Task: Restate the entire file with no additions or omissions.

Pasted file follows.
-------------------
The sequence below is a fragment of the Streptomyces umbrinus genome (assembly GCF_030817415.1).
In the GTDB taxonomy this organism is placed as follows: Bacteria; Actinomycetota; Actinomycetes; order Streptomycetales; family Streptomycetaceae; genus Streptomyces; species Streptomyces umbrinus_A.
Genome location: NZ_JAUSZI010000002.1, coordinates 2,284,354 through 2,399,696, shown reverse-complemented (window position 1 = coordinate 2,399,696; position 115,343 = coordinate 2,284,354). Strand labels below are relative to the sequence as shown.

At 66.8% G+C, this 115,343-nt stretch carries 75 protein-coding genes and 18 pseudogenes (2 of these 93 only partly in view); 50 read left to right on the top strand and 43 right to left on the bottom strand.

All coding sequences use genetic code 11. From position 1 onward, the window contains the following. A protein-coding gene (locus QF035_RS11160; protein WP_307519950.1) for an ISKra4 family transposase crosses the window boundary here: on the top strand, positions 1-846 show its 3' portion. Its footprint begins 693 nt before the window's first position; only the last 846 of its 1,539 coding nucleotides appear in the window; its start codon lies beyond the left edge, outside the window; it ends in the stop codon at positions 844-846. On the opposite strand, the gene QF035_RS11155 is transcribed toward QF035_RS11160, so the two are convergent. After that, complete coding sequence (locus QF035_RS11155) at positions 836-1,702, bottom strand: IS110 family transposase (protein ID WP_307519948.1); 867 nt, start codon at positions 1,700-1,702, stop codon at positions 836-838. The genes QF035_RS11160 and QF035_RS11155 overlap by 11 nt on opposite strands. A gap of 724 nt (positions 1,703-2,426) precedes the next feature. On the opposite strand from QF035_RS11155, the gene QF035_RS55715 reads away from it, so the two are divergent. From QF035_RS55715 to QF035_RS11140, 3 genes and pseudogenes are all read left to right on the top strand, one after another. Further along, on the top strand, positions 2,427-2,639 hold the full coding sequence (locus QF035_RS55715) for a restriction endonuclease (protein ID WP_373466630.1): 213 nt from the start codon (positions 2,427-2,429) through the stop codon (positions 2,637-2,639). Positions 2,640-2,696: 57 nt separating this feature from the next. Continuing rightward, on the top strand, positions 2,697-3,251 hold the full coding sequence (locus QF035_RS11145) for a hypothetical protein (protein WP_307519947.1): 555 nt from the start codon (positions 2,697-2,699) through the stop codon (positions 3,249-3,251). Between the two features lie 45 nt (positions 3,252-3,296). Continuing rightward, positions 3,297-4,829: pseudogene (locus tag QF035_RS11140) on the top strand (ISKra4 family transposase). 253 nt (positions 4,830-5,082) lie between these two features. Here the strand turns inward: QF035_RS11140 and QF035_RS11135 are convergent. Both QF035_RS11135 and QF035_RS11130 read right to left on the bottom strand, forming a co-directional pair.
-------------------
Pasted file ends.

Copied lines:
The sequence below is a fragment of the Streptomyces umbrinus genome (assembly GCF_030817415.1).
In the GTDB taxonomy this organism is placed as follows: Bacteria; Actinomycetota; Actinomycetes; order Streptomycetales; family Streptomycetaceae; genus Streptomyces; species Streptomyces umbrinus_A.
Genome location: NZ_JAUSZI010000002.1, coordinates 2,284,354 through 2,399,696, shown reverse-complemented (window position 1 = coordinate 2,399,696; position 115,343 = coordinate 2,284,354). Strand labels below are relative to the sequence as shown.

At 66.8% G+C, this 115,343-nt stretch carries 75 protein-coding genes and 18 pseudogenes (2 of these 93 only partly in view); 50 read left to right on the top strand and 43 right to left on the bottom strand.

All coding sequences use genetic code 11. From position 1 onward, the window contains the following. A protein-coding gene (locus QF035_RS11160; protein WP_307519950.1) for an ISKra4 family transposase crosses the window boundary here: on the top strand, positions 1-846 show its 3' portion. Its footprint begins 693 nt before the window's first position; only the last 846 of its 1,539 coding nucleotides appear in the window; its start codon lies beyond the left edge, outside the window; it ends in the stop codon at positions 844-846. On the opposite strand, the gene QF035_RS11155 is transcribed toward QF035_RS11160, so the two are convergent. After that, complete coding sequence (locus QF035_RS11155) at positions 836-1,702, bottom strand: IS110 family transposase (protein ID WP_307519948.1); 867 nt, start codon at positions 1,700-1,702, stop codon at positions 836-838. The genes QF035_RS11160 and QF035_RS11155 overlap by 11 nt on opposite strands. A gap of 724 nt (positions 1,703-2,426) precedes the next feature. On the opposite strand from QF035_RS11155, the gene QF035_RS55715 reads away from it, so the two are divergent. From QF035_RS55715 to QF035_RS11140, 3 genes and pseudogenes are all read left to right on the top strand, one after another. Further along, on the top strand, positions 2,427-2,639 hold the full coding sequence (locus QF035_RS55715) for a restriction endonuclease (protein ID WP_373466630.1): 213 nt from the start codon (positions 2,427-2,429) through the stop codon (positions 2,637-2,639). Positions 2,640-2,696: 57 nt separating this feature from the next. Continuing rightward, on the top strand, positions 2,697-3,251 hold the full coding sequence (locus QF035_RS11145) for a hypothetical protein (protein WP_307519947.1): 555 nt from the start codon (positions 2,697-2,699) through the stop codon (positions 3,249-3,251). Between the two features lie 45 nt (positions 3,252-3,296). Continuing rightward, positions 3,297-4,829: pseudogene (locus tag QF035_RS11140) on the top strand (ISKra4 family transposase). 253 nt (positions 4,830-5,082) lie between these two features. Here the strand turns inward: QF035_RS11140 and QF035_RS11135 are convergent. Both QF035_RS11135 and QF035_RS11130 read right to left on the bottom strand, forming a co-directional pair.